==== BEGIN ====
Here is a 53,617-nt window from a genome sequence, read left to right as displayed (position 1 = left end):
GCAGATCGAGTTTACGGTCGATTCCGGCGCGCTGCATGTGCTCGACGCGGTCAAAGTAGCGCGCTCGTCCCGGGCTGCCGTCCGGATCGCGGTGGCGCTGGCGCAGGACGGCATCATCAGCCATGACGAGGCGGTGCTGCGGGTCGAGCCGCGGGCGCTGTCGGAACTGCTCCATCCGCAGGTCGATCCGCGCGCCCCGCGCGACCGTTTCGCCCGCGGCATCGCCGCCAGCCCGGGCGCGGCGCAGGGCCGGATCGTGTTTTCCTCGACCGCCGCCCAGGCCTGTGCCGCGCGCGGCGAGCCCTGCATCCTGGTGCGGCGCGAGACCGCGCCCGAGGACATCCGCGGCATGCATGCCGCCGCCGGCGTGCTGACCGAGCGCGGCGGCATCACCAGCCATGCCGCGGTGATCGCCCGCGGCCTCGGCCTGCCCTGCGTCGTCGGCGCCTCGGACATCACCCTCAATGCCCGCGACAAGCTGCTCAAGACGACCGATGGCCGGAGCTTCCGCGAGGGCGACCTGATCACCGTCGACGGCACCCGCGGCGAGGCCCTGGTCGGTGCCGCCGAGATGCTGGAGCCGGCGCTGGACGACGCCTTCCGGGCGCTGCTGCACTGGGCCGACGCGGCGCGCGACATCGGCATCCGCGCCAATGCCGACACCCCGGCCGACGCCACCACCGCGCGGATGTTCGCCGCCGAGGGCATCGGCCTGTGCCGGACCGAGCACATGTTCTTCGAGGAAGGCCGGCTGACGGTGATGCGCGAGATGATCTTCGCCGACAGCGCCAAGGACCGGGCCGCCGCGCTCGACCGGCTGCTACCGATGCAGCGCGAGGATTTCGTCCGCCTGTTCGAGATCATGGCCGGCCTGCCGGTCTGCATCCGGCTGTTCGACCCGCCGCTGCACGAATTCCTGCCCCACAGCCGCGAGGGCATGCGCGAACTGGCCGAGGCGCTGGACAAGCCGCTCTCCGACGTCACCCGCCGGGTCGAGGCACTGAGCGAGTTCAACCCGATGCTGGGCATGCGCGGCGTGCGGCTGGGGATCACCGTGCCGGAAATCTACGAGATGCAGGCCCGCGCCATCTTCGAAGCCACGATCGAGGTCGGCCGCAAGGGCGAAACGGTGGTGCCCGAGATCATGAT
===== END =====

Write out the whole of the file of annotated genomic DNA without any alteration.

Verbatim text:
Here is a 53,617-nt window from a genome sequence, read left to right as displayed (position 1 = left end):
GCAGATCGAGTTTACGGTCGATTCCGGCGCGCTGCATGTGCTCGACGCGGTCAAAGTAGCGCGCTCGTCCCGGGCTGCCGTCCGGATCGCGGTGGCGCTGGCGCAGGACGGCATCATCAGCCATGACGAGGCGGTGCTGCGGGTCGAGCCGCGGGCGCTGTCGGAACTGCTCCATCCGCAGGTCGATCCGCGCGCCCCGCGCGACCGTTTCGCCCGCGGCATCGCCGCCAGCCCGGGCGCGGCGCAGGGCCGGATCGTGTTTTCCTCGACCGCCGCCCAGGCCTGTGCCGCGCGCGGCGAGCCCTGCATCCTGGTGCGGCGCGAGACCGCGCCCGAGGACATCCGCGGCATGCATGCCGCCGCCGGCGTGCTGACCGAGCGCGGCGGCATCACCAGCCATGCCGCGGTGATCGCCCGCGGCCTCGGCCTGCCCTGCGTCGTCGGCGCCTCGGACATCACCCTCAATGCCCGCGACAAGCTGCTCAAGACGACCGATGGCCGGAGCTTCCGCGAGGGCGACCTGATCACCGTCGACGGCACCCGCGGCGAGGCCCTGGTCGGTGCCGCCGAGATGCTGGAGCCGGCGCTGGACGACGCCTTCCGGGCGCTGCTGCACTGGGCCGACGCGGCGCGCGACATCGGCATCCGCGCCAATGCCGACACCCCGGCCGACGCCACCACCGCGCGGATGTTCGCCGCCGAGGGCATCGGCCTGTGCCGGACCGAGCACATGTTCTTCGAGGAAGGCCGGCTGACGGTGATGCGCGAGATGATCTTCGCCGACAGCGCCAAGGACCGGGCCGCCGCGCTCGACCGGCTGCTACCGATGCAGCGCGAGGATTTCGTCCGCCTGTTCGAGATCATGGCCGGCCTGCCGGTCTGCATCCGGCTGTTCGACCCGCCGCTGCACGAATTCCTGCCCCACAGCCGCGAGGGCATGCGCGAACTGGCCGAGGCGCTGGACAAGCCGCTCTCCGACGTCACCCGCCGGGTCGAGGCACTGAGCGAGTTCAACCCGATGCTGGGCATGCGCGGCGTGCGGCTGGGGATCACCGTGCCGGAAATCTACGAGATGCAGGCCCGCGCCATCTTCGAAGCCACGATCGAGGTCGGCCGCAAGGGCGAAACGGTGGTGCCCGAGATCATGAT